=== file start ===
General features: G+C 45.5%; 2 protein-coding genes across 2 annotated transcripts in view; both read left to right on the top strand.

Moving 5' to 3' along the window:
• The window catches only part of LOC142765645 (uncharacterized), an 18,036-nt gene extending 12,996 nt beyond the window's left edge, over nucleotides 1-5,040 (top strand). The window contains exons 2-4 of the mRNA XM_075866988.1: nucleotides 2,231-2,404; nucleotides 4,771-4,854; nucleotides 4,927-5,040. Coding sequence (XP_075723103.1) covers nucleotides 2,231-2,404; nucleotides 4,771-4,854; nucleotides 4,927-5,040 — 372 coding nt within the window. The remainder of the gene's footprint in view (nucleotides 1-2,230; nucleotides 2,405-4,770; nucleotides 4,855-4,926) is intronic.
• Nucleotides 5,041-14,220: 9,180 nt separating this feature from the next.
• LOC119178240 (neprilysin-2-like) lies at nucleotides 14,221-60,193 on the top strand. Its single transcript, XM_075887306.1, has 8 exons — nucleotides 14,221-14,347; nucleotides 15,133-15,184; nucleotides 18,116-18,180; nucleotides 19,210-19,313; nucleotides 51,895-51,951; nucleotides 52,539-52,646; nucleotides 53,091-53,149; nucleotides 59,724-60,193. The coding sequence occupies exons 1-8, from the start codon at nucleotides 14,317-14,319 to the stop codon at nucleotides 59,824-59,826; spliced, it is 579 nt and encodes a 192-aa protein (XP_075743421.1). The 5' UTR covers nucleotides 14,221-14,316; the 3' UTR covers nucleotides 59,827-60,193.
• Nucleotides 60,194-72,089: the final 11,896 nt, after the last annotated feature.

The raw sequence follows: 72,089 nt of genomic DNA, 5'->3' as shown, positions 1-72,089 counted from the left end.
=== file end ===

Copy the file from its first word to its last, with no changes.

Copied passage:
General features: G+C 45.5%; 2 protein-coding genes across 2 annotated transcripts in view; both read left to right on the top strand.

Moving 5' to 3' along the window:
• The window catches only part of LOC142765645 (uncharacterized), an 18,036-nt gene extending 12,996 nt beyond the window's left edge, over nucleotides 1-5,040 (top strand). The window contains exons 2-4 of the mRNA XM_075866988.1: nucleotides 2,231-2,404; nucleotides 4,771-4,854; nucleotides 4,927-5,040. Coding sequence (XP_075723103.1) covers nucleotides 2,231-2,404; nucleotides 4,771-4,854; nucleotides 4,927-5,040 — 372 coding nt within the window. The remainder of the gene's footprint in view (nucleotides 1-2,230; nucleotides 2,405-4,770; nucleotides 4,855-4,926) is intronic.
• Nucleotides 5,041-14,220: 9,180 nt separating this feature from the next.
• LOC119178240 (neprilysin-2-like) lies at nucleotides 14,221-60,193 on the top strand. Its single transcript, XM_075887306.1, has 8 exons — nucleotides 14,221-14,347; nucleotides 15,133-15,184; nucleotides 18,116-18,180; nucleotides 19,210-19,313; nucleotides 51,895-51,951; nucleotides 52,539-52,646; nucleotides 53,091-53,149; nucleotides 59,724-60,193. The coding sequence occupies exons 1-8, from the start codon at nucleotides 14,317-14,319 to the stop codon at nucleotides 59,824-59,826; spliced, it is 579 nt and encodes a 192-aa protein (XP_075743421.1). The 5' UTR covers nucleotides 14,221-14,316; the 3' UTR covers nucleotides 59,827-60,193.
• Nucleotides 60,194-72,089: the final 11,896 nt, after the last annotated feature.

The raw sequence follows: 72,089 nt of genomic DNA, 5'->3' as shown, positions 1-72,089 counted from the left end.